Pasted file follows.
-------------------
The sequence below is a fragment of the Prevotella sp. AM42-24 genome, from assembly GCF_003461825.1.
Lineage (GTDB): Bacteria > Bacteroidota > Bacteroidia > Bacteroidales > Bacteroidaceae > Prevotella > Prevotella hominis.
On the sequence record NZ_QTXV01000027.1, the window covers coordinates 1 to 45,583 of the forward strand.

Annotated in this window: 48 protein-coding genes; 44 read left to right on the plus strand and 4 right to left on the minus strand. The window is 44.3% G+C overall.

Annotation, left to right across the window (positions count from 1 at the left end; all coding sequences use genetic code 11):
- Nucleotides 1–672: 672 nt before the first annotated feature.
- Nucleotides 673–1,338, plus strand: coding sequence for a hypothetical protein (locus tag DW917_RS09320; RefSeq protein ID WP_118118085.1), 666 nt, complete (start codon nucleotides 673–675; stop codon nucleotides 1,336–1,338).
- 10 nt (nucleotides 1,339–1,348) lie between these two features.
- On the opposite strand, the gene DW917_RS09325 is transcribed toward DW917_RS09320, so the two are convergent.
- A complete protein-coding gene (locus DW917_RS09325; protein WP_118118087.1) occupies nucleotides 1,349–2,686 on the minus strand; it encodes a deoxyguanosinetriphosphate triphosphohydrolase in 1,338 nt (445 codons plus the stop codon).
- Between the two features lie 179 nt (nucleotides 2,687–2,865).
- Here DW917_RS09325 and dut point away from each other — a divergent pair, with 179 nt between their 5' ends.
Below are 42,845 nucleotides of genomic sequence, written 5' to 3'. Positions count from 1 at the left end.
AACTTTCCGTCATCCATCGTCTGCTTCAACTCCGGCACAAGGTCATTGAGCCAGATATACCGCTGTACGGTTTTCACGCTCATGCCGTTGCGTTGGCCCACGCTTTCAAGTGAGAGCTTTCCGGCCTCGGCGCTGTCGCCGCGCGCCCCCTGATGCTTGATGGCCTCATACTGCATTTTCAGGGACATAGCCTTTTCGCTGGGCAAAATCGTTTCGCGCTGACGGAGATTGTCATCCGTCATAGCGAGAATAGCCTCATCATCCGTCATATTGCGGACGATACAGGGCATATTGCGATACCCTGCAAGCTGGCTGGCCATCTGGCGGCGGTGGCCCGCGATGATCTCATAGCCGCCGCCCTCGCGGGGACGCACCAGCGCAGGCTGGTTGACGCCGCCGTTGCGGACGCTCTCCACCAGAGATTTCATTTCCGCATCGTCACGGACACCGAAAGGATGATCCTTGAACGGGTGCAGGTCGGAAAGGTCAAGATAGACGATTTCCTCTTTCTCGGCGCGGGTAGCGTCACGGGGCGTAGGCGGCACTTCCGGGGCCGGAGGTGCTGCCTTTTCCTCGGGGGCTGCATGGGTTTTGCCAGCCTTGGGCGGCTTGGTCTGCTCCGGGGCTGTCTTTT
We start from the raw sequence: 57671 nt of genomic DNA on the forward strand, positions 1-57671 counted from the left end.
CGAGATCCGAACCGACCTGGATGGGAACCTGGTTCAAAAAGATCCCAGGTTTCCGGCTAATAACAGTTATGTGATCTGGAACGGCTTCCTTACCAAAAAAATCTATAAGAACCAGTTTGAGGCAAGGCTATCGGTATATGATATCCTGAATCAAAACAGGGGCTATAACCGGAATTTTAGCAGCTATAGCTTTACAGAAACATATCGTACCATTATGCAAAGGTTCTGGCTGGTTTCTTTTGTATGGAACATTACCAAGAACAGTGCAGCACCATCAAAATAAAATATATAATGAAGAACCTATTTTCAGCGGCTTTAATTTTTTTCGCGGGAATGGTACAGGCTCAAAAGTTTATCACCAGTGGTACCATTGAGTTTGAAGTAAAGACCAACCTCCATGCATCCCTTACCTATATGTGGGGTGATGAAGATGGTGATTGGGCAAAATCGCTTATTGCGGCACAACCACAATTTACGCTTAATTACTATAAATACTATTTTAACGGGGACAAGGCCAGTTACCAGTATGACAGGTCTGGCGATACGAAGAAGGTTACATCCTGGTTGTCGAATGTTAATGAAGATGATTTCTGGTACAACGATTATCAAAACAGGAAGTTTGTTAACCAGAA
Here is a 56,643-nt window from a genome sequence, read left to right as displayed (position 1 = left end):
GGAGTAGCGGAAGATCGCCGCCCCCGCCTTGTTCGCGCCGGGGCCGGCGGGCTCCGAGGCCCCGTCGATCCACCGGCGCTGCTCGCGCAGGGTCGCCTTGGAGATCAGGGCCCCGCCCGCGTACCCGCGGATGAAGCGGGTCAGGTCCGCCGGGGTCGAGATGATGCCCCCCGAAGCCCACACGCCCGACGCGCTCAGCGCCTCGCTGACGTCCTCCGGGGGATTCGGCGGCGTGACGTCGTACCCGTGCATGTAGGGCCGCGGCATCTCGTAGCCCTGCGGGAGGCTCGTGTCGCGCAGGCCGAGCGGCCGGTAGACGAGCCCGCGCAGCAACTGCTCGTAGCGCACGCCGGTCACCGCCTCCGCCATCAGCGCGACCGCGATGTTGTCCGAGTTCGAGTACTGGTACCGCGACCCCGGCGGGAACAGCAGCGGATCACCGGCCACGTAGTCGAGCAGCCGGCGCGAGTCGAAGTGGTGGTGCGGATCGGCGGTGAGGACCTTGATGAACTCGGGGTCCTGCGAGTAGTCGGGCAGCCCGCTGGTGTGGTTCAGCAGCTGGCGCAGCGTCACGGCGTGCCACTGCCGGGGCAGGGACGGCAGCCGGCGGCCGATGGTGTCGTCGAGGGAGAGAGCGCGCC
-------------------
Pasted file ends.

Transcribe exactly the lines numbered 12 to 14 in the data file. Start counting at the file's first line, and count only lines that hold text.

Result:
- Here DW917_RS09325 and dut point away from each other — a divergent pair, with 179 nt between their 5' ends.
Below are 42,845 nucleotides of genomic sequence, written 5' to 3'. Positions count from 1 at the left end.
AACTTTCCGTCATCCATCGTCTGCTTCAACTCCGGCACAAGGTCATTGAGCCAGATATACCGCTGTACGGTTTTCACGCTCATGCCGTTGCGTTGGCCCACGCTTTCAAGTGAGAGCTTTCCGGCCTCGGCGCTGTCGCCGCGCGCCCCCTGATGCTTGATGGCCTCATACTGCATTTTCAGGGACATAGCCTTTTCGCTGGGCAAAATCGTTTCGCGCTGACGGAGATTGTCATCCGTCATAGCGAGAATAGCCTCATCATCCGTCATATTGCGGACGATACAGGGCATATTGCGATACCCTGCAAGCTGGCTGGCCATCTGGCGGCGGTGGCCCGCGATGATCTCATAGCCGCCGCCCTCGCGGGGACGCACCAGCGCAGGCTGGTTGACGCCGCCGTTGCGGACGCTCTCCACCAGAGATTTCATTTCCGCATCGTCACGGACACCGAAAGGATGATCCTTGAACGGGTGCAGGTCGGAAAGGTCAAGATAGACGATTTCCTCTTTCTCGGCGCGGGTAGCGTCACGGGGCGTAGGCGGCACTTCCGGGGCCGGAGGTGCTGCCTTTTCCTCGGGGGCTGCATGGGTTTTGCCAGCCTTGGGCGGCTTGGTCTGCTCCGGGGCTGTCTTTT